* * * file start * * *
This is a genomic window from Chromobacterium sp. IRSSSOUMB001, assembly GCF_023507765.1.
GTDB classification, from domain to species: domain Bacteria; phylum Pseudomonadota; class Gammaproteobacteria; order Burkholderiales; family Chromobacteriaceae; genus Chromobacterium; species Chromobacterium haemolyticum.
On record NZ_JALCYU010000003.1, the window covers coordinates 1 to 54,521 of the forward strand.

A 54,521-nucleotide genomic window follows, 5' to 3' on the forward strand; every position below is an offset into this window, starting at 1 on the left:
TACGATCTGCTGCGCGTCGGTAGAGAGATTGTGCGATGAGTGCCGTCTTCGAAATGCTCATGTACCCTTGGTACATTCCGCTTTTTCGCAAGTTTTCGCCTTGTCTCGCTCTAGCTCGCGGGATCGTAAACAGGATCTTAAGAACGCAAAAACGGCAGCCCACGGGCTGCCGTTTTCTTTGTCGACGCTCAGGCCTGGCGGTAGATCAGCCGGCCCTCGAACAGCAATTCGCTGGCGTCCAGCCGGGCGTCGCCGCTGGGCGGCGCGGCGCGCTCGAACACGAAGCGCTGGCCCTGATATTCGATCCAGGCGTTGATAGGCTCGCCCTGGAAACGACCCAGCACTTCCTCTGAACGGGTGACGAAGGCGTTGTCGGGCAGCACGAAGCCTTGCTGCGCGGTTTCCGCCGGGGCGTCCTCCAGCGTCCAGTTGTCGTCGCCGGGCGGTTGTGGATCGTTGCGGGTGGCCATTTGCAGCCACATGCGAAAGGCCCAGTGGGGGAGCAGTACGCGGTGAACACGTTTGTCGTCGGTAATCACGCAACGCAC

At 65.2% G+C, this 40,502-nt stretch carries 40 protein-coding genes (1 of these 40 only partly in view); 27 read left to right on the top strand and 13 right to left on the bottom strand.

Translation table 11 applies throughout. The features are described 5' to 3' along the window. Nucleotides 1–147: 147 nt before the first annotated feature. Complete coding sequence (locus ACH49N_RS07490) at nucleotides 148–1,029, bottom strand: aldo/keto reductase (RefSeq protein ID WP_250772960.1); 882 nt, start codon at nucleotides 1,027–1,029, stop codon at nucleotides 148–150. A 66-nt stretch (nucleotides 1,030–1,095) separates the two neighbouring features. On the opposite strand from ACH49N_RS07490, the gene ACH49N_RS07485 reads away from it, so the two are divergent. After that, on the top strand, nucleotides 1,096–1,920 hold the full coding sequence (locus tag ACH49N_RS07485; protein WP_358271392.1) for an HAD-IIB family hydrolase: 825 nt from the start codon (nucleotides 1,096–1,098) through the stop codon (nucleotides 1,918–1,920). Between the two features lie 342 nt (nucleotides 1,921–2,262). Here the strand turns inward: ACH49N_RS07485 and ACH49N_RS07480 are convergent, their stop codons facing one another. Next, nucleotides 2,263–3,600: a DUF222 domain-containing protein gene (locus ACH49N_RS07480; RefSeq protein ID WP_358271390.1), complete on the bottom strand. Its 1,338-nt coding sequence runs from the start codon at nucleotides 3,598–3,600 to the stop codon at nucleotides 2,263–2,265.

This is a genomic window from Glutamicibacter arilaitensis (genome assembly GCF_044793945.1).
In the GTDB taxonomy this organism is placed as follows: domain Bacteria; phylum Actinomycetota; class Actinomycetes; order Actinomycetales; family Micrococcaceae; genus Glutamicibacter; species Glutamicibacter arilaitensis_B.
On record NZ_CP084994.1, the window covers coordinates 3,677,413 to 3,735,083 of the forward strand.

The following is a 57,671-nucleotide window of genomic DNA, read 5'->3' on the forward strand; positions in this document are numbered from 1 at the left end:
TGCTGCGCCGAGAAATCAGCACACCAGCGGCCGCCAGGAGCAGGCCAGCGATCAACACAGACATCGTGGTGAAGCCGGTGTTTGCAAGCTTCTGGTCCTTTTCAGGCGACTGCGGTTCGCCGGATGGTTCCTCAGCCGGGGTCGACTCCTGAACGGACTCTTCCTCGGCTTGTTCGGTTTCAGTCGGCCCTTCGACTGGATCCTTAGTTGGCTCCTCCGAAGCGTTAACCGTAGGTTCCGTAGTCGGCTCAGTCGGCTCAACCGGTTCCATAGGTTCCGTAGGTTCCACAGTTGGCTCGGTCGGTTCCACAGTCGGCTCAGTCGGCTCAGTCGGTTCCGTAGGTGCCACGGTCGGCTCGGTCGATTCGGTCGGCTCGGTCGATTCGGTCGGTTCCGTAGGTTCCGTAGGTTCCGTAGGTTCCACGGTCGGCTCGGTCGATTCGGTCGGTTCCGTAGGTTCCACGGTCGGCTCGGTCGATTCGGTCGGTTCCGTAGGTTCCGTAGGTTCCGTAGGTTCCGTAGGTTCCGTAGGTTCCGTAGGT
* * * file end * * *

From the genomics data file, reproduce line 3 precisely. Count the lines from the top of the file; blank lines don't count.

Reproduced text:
On record NZ_JALCYU010000003.1, the window covers coordinates 1 to 54,521 of the forward strand.